Lady G isn’t just a woman in a man’s world, she’s a feminist in a man’s world. Since her first hit, “Nuff Respect” in 1988, the deejay born Janice Fyffe has been calling it like she sees it on tunes meant to point out cultural issues, from “Legal Rights” to “Breeze Off” to “Me Or The Gun” to the more recent “Ghetto Vibes.” After getting her start with Black Scorpio Sound System in the mid-80s, she had a string of hits with Papa San, as well as on her own, before taking a brief sabbatical in 1990 to raise her children.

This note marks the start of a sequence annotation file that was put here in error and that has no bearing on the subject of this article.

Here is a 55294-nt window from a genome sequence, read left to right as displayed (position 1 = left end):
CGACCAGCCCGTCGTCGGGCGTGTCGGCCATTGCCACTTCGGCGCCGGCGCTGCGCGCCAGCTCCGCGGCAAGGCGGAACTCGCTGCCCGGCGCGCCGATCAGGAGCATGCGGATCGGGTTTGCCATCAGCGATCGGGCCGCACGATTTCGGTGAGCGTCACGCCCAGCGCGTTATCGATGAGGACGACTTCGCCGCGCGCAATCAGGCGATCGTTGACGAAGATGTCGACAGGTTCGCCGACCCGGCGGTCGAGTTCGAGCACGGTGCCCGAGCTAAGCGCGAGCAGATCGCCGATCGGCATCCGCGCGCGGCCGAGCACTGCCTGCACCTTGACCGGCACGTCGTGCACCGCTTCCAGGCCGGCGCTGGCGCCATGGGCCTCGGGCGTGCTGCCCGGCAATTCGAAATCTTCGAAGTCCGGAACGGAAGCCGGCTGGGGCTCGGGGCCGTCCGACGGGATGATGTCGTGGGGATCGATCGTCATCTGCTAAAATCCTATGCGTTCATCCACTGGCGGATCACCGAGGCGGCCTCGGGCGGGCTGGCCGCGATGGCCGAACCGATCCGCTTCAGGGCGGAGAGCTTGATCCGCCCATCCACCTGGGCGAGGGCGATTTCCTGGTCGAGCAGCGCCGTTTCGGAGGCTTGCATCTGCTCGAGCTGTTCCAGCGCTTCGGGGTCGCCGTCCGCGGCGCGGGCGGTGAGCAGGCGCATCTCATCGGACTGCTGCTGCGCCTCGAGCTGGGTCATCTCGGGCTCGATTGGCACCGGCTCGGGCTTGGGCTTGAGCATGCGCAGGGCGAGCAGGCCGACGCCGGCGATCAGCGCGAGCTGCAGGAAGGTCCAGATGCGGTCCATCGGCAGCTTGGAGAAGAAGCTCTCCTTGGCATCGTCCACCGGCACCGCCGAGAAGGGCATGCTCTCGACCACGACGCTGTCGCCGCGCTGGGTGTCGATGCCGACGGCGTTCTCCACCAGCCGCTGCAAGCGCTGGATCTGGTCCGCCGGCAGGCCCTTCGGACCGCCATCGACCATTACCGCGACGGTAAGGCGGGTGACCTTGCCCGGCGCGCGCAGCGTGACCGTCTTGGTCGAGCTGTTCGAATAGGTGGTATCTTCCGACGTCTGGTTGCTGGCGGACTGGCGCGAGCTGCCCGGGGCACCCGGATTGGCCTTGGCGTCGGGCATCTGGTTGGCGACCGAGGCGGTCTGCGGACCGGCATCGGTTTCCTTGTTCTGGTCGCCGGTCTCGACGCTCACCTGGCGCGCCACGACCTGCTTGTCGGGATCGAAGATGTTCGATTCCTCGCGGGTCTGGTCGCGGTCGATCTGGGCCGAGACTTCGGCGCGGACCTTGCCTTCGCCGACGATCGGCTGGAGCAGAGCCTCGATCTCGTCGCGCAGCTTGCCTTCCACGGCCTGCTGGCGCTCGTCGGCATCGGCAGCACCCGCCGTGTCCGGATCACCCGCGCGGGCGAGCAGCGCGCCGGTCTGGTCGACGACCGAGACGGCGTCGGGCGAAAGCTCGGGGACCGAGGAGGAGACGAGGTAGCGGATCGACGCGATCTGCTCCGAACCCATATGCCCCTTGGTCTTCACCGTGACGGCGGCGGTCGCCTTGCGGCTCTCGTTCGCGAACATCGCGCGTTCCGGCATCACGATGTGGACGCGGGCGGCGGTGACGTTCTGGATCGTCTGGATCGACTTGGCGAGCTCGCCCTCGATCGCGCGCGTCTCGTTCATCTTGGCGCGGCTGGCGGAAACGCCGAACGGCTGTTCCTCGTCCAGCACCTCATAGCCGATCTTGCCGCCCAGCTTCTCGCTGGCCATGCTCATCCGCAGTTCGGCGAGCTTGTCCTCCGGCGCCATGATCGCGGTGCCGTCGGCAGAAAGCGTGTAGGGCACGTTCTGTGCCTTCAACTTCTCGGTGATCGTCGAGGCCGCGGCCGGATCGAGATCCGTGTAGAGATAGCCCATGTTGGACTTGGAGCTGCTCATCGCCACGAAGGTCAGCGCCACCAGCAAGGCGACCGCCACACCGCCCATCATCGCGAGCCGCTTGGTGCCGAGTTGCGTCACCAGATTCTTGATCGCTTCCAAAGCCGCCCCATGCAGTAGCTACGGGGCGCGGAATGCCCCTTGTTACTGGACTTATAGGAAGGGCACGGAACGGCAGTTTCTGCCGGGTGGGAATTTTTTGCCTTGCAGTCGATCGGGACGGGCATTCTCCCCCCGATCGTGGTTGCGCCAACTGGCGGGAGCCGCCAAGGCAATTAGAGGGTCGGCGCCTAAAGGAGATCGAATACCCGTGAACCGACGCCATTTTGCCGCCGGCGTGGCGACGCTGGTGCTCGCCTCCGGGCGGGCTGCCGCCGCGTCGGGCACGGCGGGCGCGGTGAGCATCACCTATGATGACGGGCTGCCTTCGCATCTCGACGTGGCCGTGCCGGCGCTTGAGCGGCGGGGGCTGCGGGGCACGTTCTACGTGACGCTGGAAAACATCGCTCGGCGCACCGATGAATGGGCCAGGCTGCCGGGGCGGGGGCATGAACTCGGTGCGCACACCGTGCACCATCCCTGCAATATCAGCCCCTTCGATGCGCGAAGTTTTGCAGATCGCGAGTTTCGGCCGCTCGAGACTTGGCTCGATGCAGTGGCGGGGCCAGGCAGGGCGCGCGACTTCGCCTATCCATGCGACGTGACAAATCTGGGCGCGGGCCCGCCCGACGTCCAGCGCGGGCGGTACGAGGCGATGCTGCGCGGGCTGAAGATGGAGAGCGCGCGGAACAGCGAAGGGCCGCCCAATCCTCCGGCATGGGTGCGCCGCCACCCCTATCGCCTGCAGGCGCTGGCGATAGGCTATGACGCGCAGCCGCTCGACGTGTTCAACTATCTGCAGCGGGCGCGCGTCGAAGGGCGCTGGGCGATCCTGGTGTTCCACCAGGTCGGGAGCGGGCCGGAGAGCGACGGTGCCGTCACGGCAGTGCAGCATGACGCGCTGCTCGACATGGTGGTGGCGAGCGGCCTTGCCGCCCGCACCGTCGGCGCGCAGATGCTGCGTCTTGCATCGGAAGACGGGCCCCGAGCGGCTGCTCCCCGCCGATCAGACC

Returning in 1994, she’s continued to record and tour, even charting in the U.K. with garage hit “Girls Like Us.” Soon after, she founded G String Productions, where she works with artists like Capleton, Sizzla, and Lady Saw. She’s largely avoided slackness, though songs like her first record “Ghetto Rock” (recorded while still in high school!) show she can get down with the best of them. The always-outspoken Lady G has an unparalleled flow—if you’re not convinced, just check her appearance at the Four The Hard Way clash at Reggae Sting ‘89.—Natalie Weiner